This is a follow-up to this post where I talked a bit about labels and wishy-washy statements (hey, my blog, I get to call the wishy-washy shots). I’ve wanted to express my feelings about quilting in general and modern quilting specifically for a while. There’s no better place than my blog, right? You might not agree with what I say. That’s OK, these are just my feelings on stuff. And I’ll bold this next section: these are my opinions, not those of the Ventura MQG, the national MQG or any other organization I might be affiliated with.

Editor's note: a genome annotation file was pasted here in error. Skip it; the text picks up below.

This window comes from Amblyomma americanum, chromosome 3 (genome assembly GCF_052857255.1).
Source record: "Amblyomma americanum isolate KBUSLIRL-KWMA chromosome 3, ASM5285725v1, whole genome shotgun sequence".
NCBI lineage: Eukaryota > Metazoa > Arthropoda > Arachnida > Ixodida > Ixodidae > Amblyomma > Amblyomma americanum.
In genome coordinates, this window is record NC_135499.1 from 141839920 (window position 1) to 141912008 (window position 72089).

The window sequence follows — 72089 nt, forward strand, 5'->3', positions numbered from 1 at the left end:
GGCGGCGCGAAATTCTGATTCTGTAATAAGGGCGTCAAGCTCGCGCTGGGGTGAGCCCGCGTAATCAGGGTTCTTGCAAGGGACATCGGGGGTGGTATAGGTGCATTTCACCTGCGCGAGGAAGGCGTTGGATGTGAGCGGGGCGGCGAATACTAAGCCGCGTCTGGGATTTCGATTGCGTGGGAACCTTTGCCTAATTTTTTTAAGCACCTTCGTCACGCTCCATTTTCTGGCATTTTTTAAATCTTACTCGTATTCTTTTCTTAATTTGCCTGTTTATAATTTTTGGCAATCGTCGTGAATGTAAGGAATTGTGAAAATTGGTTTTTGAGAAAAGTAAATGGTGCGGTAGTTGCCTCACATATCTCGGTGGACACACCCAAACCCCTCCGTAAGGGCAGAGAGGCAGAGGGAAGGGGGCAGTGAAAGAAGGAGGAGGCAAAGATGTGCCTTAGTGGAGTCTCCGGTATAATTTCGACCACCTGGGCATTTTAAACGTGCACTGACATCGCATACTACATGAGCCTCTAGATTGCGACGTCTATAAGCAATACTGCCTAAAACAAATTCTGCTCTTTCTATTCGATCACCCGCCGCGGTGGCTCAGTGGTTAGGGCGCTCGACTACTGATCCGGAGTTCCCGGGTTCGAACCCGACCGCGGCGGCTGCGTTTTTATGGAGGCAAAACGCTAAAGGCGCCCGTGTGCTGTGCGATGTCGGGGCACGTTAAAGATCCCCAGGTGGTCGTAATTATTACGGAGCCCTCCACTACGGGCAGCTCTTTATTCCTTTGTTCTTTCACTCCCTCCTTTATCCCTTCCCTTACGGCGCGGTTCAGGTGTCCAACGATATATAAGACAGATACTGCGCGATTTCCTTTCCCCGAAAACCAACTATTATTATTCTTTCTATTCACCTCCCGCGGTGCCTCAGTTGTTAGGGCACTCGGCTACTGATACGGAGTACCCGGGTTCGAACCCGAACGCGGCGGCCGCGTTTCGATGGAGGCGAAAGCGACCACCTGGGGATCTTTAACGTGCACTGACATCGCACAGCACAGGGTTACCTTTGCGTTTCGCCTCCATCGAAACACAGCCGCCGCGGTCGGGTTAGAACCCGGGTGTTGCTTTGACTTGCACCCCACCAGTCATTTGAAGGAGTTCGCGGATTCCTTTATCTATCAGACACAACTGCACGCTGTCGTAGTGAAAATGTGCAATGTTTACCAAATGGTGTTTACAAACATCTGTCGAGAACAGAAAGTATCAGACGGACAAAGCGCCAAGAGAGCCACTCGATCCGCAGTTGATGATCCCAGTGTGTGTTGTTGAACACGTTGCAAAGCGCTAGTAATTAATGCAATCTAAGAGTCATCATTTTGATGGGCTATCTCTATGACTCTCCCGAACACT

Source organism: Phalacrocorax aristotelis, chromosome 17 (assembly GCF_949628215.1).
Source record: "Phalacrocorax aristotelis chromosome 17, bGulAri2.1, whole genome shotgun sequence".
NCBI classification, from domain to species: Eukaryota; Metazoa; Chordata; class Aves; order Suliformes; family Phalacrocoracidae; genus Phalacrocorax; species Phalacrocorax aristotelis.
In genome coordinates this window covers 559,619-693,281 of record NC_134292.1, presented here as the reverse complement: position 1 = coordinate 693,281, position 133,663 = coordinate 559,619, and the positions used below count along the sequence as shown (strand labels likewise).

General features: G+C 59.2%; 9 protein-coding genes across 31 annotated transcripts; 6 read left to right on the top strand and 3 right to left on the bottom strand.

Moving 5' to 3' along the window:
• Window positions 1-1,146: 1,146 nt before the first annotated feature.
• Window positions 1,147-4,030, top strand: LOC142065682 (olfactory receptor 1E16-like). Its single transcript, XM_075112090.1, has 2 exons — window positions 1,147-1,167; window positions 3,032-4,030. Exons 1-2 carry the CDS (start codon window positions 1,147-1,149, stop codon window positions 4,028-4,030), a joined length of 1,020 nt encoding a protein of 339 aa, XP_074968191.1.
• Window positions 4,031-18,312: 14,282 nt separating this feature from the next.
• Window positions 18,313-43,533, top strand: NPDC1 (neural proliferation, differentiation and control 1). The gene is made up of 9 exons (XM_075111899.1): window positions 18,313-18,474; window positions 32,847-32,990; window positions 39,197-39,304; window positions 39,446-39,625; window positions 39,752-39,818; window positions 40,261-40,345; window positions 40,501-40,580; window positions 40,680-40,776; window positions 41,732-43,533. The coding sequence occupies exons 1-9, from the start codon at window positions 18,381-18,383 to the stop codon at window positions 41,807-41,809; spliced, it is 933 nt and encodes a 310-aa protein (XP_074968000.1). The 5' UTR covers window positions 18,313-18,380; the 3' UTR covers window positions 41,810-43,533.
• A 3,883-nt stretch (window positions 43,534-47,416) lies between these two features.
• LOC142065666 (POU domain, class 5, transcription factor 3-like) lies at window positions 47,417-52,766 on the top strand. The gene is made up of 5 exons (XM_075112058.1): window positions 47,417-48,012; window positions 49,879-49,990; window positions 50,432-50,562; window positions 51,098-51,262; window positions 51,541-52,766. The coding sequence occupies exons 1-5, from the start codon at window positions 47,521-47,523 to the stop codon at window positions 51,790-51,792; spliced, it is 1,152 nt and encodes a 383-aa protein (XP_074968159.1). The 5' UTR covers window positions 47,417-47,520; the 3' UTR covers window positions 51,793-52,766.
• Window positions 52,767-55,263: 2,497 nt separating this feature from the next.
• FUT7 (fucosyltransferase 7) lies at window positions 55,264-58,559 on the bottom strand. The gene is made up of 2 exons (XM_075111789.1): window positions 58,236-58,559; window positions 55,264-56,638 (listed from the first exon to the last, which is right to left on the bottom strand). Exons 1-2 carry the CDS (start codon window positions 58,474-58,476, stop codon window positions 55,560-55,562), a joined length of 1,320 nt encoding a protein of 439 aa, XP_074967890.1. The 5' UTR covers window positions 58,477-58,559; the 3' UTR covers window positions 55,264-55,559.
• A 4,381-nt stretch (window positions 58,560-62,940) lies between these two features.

The definition of modern quilting fits my aesthetic sensibilities to a tee. Well, mostly. What part doesn’t? It turns out it is the very first sentence: Modern quilts are primarily functional. I can see why that’s part of the definition, it sets modern quilts apart from art quilts which tend to be wall hangings. I think that statement is more retro than anything else. It is a throwback to the original purpose of quilts. I don’t make quilts to be used, I make them as an artistic outlet. Look, I live in southern California, I need quilts like I need a fireplace (which I don’t have). Since I don’t feel the need to make my quilts queen-size I follow a rule that I picked up from Gwen Marston: you make your quilts the size needed to express your idea for that quilt. If your idea can be expressed with a small quilt you don’t need to super-size it. Not caring about size or function is liberating for me, it lets quilting fit me instead of the other way around. That, to me, is modern.